Perez Hilton Wins IP Lawsuit–Silver v. Lavandeira

By Eric Goldman

Silver v. Lavandeira, 2009 WL 513031 (S.D.N.Y. Feb. 26, 2009). The CMLP page.

I’ve lost track of Perez Hilton’s multitudinous lawsuits, but in this case he gets a nice win. Silver is a rival blogger at “Perezrevenge.com.” I’m not exactly sure how this site improves upon other celebrity gossip sites, but it claims to be different. Silver brought a pro se lawsuit against Perez for copyright infringement and related claims. (Perez fired back with Lavandeira v. Infuse, LLC, a cybersquatting and trademark lawsuit). In the most recent ruling, the district court accepts the magistrate report rejecting all of Silver’s claims.

It’s a little unclear why Silver thinks Perez committed copyright infringement, but it appears that Silver is claiming that Perez picked up facts from her blog and wrote those facts up for his blog. Applying very basic copyright law, the court says that republishing facts isn’t copyright infringement. Further, even if Silver had a compilation copyright in the facts presented on her blog, Perez didn’t infringe because his blog had a different arrangement, plus “his distinctive sarcastic and ironic tone constitutes a significantly different expression of the underlying facts.”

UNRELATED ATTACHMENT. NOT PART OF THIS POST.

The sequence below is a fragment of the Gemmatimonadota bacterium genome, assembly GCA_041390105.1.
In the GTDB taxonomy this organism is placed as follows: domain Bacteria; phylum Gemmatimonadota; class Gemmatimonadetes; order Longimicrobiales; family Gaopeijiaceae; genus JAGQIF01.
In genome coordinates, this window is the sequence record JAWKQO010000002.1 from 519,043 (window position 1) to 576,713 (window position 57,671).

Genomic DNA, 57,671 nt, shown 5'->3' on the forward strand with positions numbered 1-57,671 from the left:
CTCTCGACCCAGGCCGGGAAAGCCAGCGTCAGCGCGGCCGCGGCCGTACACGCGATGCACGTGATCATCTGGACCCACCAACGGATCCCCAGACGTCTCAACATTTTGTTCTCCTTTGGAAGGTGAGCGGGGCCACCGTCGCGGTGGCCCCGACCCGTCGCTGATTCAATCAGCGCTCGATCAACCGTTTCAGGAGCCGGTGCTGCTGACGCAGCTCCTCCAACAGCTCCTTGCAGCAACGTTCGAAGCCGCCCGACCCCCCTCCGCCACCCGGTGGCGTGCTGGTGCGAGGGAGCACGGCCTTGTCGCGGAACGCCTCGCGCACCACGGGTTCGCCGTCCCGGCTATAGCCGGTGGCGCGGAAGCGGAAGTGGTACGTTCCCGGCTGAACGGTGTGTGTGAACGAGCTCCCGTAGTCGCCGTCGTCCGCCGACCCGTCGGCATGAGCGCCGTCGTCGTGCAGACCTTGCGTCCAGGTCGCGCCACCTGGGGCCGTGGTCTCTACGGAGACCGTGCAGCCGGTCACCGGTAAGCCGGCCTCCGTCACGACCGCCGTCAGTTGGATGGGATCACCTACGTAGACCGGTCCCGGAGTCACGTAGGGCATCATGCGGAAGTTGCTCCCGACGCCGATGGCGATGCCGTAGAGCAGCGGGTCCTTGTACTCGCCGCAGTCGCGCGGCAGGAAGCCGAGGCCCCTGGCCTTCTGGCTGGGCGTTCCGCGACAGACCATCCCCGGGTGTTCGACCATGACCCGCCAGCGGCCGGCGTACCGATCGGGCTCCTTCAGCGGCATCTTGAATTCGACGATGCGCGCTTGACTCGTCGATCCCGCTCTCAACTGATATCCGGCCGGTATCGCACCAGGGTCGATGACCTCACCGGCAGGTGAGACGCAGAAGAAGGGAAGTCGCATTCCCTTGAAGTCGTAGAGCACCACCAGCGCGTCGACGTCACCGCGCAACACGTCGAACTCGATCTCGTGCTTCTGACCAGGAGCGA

The court also rejects Silver’s hot news misappropriation claim. Because Silver was republishing facts that had been widely published before her posts, the court questions whether she had invested substantial costs in gathering the facts; and indeed questions whether she can have any proprietary interest in such extensively disseminated facts.

BTW, for those of you keeping score, this is the third time in the past month that I have blogged on hot news claims. See the AP and Scranton Times case. There must be something in the water.

Finally, the court rejects two DMCA claims. Silver claimed a 1201 violation, but not did allege a circumvention of a technological protection measure. Silver also claimed a 1202 violation because her name was in her posts but not referenced in Perez’s posts, but (citing/misciting the goofy IQ case from 2006) the court dismisses the claim because she inserted her name into her posts manually and not on an automated basis. I think there are plenty of good reasons to dismiss the 1202 claim (such as the lack of copying), but the manual insertion of copyright management information is not one of them.

Although this case hardly breaks any important new ground, it does represent a nice validation that standard blogging practices of building upon someone else’s newsy blog post does not give rise to legal claims.

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